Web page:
Delete
    3. Look at the Fryer data: women are 18% of the arrest pool, 4% of the shooting pool. I don't think this reflects anti-male bias but this is where your logic leads. In any case, since your mind is made up already there's no productive conversation to be had.

      Delete
    4. Don't look at Fryer data. Look at the aggregated ones. Women are roughly 4% of violent crime arrestees, and lo and behold they are roughly 4% in guardian database.

      Delete
  9. Miraculous. Amazing what you can do by picking and choosing among databases to confirm your preconceptions.

    ReplyDelete
  10. Did I miss this part of people's analyses?

    The data are not on lethal force by race, they are in lethal force by race GIVEN that an individual has been stopped by the police.

    That right there is a huge difference. Is it possible that Incident Reports are written up in such a way tends to justify whatever interactions occurred?

    Isn't this one of the major reasons video "evidence" has become so important--i.e. look at all the times the video proves that officers outright lied in their reports (eg Laquan McDonald, Sandra Bland).

    ReplyDelete
  11. I'm not a statistician, but the fact that black people are more likely to experience non-lethal force but then have that gap vanish for lethal force -- to me, that seemed to suggest that black people may be better at deescalating police encounters. This makes sense to me, considering:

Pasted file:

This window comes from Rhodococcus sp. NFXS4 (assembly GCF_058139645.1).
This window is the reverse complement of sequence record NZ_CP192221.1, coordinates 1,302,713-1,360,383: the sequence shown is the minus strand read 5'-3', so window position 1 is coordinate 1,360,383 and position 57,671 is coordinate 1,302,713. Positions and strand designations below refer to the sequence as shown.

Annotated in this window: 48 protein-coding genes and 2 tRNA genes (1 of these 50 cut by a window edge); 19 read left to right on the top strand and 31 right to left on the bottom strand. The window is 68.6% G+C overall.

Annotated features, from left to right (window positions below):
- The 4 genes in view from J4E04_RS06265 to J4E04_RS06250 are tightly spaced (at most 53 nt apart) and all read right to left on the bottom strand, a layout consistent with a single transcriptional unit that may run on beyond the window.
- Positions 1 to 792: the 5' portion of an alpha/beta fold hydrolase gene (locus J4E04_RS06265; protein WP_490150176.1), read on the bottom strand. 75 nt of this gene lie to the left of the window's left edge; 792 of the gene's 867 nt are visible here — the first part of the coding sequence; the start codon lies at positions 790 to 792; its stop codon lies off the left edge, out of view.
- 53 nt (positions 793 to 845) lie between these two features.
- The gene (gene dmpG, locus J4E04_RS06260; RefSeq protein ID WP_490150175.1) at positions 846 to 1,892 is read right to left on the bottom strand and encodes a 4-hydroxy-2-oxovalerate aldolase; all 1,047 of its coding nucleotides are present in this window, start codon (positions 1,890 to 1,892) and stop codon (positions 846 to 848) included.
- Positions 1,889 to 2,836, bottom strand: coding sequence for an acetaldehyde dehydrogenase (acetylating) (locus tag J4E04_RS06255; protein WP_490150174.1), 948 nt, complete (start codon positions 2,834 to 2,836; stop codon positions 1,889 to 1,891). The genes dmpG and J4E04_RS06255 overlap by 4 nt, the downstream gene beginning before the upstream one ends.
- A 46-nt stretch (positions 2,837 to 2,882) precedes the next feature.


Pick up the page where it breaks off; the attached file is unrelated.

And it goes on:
1. Black parents give "the talk" about dealing with police more than white parents, so black people get more education on how to deal with police safely.
    2. Black people are more likely to be pulled over, stopped and frisked, searched, etc -- so they get more real world practice with dealing with police safely.

    Do you think that idea might have any merit?

    ReplyDelete
    Replies
    1. JTown, your point number 2, that blacks are more likely to get pulled over, illustrates a possible serious flaw in the methodology used. If Fryer looked at the percentage of police stops that resulted in police shootings, then it's quite relevant that blacks are pulled over far more than whites for frivolous reasons. (For example, one police chief admitted that in a population that was 40% black, all 63 people stopped for seatbelt violations that year were blacks.) Since the police rarely stop whites for trivial violations, the whites stopped are far more likely to be serious criminals, and therefore more likely to get shot. If all of the armed and dangerous whites driving down the street were pulled over and shot (3 out of 3, say), and all the armed and dangerous blacks were pulled over and shot (4 out of 4, say), and 2 of the 63 black seatbelt violators were shot (by mistake, you've seen the videos, so you know it happens), then Fryer would report that a far greater percent of the whites THAT WERE PULLED OVER were shot (3 out of 3, 100%, in this made-up case) than the percent of blacks that were pulled over that were shot (6 out of 67, 9%) since all of the trivial stops were of blacks, and they rarely (but not never) ended in shootings. These numbers don't tell us anything.